September 24, 2019
By Jordan Cryderman
When I think of training programs, I usually don’t think of emotion and reflection. But that’s exactly what CSFS’s Cultural Training was for me, and, safe to say, for all the other participants.
The session ran from September 19th-20th, and was facilitated by Carrier Sekani Family Services. The primary audience for the training is non-indigenous people, but not exclusively. The goal is to inform and educate professionals in Northern BC to effectively assist First Nations people in a culturally-appropriate and respectful manner.
“A cultural foundation is required for all services and programs aimed to empower First Nations toward self-determination and self-governance” (Mann & Adam, 2016).
My experience with the training was profound. I expected a classroom setting with lessons from the facilitators, and it was that, but so much more. The emotions were intense. There were a few tears (more than a few, actually), and there was plenty of discussion about everybody’s reflections and thoughts.
Marlaena Mann and Barby Skaling served as facilitators for the program, along with Sarah Hein, and Wilf Adam, who each provided their personal experiences with colonization.
The lessons included historical topics such as pre-contact, traditional food and medicine, family structure, oral history, spirituality, and colonization including the Indian Act, Indian hospitals, and residential schools.
An experimental learning portion of the training proved to be the most impactful experience. Each participant read a letter detailing historical accounts from the perspective of either a First Nations or European/Colonial person.
Not knowing what lay before me, I read the first letter: the words of a Carrier chief describing first encounters with Europeans. There I was, struggling, as I tried my best to pronounce the chief’s name.
Then it progressively became more jarring and real.
As the rest of the group read their letters, the level of atrocities hurtled to heights I had never heard of before. The rest of the class, much like myself, said that they were only taught the bare bones in high school regarding the history between First Nations and settlers in Northern BC.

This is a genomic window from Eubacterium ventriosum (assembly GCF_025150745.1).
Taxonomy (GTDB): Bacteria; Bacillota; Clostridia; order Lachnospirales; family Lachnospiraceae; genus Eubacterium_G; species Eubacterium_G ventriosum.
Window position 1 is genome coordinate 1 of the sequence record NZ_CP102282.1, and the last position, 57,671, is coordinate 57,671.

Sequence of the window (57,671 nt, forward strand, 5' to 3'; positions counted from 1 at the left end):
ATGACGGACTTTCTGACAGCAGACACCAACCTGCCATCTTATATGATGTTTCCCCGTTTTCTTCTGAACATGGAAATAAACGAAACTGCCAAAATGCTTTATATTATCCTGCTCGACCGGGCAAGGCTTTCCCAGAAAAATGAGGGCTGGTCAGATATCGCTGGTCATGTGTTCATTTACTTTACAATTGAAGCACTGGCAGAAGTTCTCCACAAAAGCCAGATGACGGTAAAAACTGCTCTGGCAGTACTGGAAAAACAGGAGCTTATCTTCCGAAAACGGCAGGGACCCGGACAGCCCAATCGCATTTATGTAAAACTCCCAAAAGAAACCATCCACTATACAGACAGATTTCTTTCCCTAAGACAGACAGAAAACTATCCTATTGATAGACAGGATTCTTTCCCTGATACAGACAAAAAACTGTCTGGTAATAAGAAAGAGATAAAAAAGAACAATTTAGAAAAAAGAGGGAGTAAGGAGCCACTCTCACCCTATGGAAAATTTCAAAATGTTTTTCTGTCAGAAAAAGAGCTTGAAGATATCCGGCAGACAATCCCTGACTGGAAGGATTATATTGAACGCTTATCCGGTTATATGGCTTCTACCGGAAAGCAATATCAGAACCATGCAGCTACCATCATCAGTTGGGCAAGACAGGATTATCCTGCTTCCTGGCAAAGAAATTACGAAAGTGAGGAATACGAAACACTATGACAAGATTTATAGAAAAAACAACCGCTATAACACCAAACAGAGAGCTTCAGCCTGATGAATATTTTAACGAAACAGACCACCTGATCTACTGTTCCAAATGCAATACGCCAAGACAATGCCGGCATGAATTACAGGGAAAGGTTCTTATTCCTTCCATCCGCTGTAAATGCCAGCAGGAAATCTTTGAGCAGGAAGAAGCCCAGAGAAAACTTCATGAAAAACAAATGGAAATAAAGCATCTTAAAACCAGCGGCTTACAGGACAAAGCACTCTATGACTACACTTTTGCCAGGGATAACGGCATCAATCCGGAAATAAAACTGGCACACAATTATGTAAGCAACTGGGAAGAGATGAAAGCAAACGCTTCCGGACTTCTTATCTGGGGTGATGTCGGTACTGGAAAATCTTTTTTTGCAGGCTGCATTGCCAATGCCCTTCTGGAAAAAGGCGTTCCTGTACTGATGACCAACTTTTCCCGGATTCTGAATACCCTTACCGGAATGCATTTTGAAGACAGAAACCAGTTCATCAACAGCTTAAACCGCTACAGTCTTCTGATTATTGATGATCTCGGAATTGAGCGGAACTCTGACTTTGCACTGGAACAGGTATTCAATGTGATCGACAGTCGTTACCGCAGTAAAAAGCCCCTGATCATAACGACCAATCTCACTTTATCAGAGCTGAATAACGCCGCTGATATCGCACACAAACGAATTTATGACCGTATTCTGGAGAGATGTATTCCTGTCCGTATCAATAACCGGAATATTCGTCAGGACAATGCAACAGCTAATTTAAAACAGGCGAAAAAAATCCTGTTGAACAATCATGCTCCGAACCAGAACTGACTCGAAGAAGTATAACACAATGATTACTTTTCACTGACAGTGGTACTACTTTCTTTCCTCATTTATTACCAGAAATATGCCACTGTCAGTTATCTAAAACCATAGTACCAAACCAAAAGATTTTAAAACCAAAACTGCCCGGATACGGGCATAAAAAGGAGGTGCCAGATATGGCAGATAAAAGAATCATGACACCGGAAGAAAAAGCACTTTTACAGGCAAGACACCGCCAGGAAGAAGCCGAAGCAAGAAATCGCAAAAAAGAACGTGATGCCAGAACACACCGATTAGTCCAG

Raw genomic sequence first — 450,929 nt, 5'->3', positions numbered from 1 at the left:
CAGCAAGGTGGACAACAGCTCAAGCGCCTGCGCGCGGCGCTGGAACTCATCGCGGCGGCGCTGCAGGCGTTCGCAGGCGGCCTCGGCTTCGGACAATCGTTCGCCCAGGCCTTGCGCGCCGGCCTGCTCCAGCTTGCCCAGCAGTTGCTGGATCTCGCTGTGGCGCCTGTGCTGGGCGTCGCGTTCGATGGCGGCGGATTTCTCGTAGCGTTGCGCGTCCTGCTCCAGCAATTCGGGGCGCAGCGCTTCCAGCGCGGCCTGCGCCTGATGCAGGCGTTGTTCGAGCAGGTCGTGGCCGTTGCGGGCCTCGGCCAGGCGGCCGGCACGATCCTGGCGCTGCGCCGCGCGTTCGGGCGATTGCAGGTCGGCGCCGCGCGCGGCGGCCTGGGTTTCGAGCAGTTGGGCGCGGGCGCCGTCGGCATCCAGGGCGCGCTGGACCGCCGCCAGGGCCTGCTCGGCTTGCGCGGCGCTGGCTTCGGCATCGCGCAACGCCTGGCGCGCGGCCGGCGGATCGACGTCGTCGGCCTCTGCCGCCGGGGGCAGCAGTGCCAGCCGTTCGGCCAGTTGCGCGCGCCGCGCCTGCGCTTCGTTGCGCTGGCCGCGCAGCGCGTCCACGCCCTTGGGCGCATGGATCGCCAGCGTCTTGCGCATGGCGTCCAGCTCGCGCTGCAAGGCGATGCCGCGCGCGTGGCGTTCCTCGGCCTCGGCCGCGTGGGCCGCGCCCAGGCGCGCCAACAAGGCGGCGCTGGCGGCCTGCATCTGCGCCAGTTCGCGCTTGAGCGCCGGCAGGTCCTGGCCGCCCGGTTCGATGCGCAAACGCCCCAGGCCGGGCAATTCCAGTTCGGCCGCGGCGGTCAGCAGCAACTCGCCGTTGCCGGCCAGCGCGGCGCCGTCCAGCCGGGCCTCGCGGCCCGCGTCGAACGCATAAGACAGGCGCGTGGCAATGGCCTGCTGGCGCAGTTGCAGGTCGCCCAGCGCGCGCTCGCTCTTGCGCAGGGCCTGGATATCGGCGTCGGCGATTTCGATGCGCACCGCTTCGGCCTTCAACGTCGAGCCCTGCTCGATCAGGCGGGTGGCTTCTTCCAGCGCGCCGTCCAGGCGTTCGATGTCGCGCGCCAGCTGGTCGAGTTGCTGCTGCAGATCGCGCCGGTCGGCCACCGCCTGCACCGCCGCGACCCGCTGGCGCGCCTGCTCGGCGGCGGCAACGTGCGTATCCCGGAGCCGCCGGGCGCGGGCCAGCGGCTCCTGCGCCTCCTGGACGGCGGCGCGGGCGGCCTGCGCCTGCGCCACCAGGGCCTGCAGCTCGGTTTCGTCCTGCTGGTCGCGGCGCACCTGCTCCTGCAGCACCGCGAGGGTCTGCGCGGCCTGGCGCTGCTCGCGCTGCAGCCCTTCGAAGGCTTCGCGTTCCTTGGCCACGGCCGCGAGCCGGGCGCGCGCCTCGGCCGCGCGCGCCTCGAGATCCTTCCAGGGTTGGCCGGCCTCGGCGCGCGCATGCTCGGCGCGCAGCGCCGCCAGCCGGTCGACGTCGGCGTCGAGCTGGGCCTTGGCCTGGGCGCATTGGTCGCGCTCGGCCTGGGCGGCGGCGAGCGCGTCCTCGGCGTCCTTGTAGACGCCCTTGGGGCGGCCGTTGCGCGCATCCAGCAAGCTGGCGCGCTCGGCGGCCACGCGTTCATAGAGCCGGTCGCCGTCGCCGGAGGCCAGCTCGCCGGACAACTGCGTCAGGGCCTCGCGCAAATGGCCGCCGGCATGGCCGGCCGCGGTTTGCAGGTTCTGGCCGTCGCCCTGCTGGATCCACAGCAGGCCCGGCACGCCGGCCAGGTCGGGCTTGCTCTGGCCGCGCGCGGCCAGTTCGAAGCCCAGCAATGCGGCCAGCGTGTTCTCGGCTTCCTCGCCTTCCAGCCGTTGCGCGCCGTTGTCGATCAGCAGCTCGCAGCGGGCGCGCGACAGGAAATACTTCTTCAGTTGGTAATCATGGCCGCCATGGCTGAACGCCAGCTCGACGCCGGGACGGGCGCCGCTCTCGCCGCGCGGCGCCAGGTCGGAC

Some of the events described were so cruel and inhumane that some of those reading their letter couldn’t finish. The tragedy of children dying as a direct result of residential school. The destruction of First Nations villages. The decimation from smallpox and other European illnesses. And the missing women on the Highway of Tears, just to name a few.
Thankfully, Sarah and Barby were there to offer a shoulder to lean on as we wept. They consoled us as we read our letters, and offered water to cleanse our spirits.
Not all of the letters were about cruelty; some were full of hope and retribution. There was an account of Mennonite farmers acting as allies for the First Nations people in the Burns Lake area in 1940. And Bridget Moran, who advocated for Indigenous social rights during the 60s Scoop.
Afterwards, we debriefed as a group. Each person had an introspective response; some were distraught, some were stunned, and some were angry.
The roundtable discussion was a way to process our emotions. The facilitators made clear that we were not to take this home with us. The exercise was inherently emotional, but was not meant to rally us into anger. Rather, it was meant to inform on a personal level.
Believe me, it worked.
Amy Whelan, a new CSFS employee, participated in the same Cultural Training session. She said that the experience was “very emotional,” and that there was lots she didn’t know. “There were atrocities that I heard of before, but this brought it to the forefront.”
Amy says that her family was involved in past relations with First Nations people generations before herself. However, with her newfound knowledge, Amy says she can seek redemption for her family and continue to be an advocate for First Nations self-governance and empowerment.
Much to everyone’s appreciation, the mood was lifted on the second day of training.
We were treated to a teaching All-Clans feast. As most of the class was non-Indigenous, we were seated with a clan if we hadn’t already belonged to one; Bear, Beaver, Frog, or Caribou. Each clan did their entry dance, complete with authentic Monopoly money, and drummers playing clan songs (from YouTube). Smiles and laughs were abundant.
We then touched on topics such as preserving Carrier language, the traditional worldview differences between European and Carrier, and developing trust. We ended with a discussion on acts of racism, and how to effectively respond to such acts.
I am eternally thankful for the new perspective the cultural training has provided me. As a writer, I feel better equipped to share the many stories that CSFS member nation citizens have to offer. This doesn’t say that I fully understand the Carrier worldview, as that is something I can never hope to fully obtain. But going forward, I can now better help those looking to share that view, and to share those voices that have been silenced for so long.
I now have the skills, knowledge, and attitude needed to walk with one foot in both worlds.
Carrier Sekani Family Services administrates the Cultural Training every few months. If you would like to learn more about the program, fees, and dates it will run, please visit the Nowh Guna' article on our website.The Registration Form can be found here
Last modified: Wednesday 27-Sep-17 04:14:39 PDT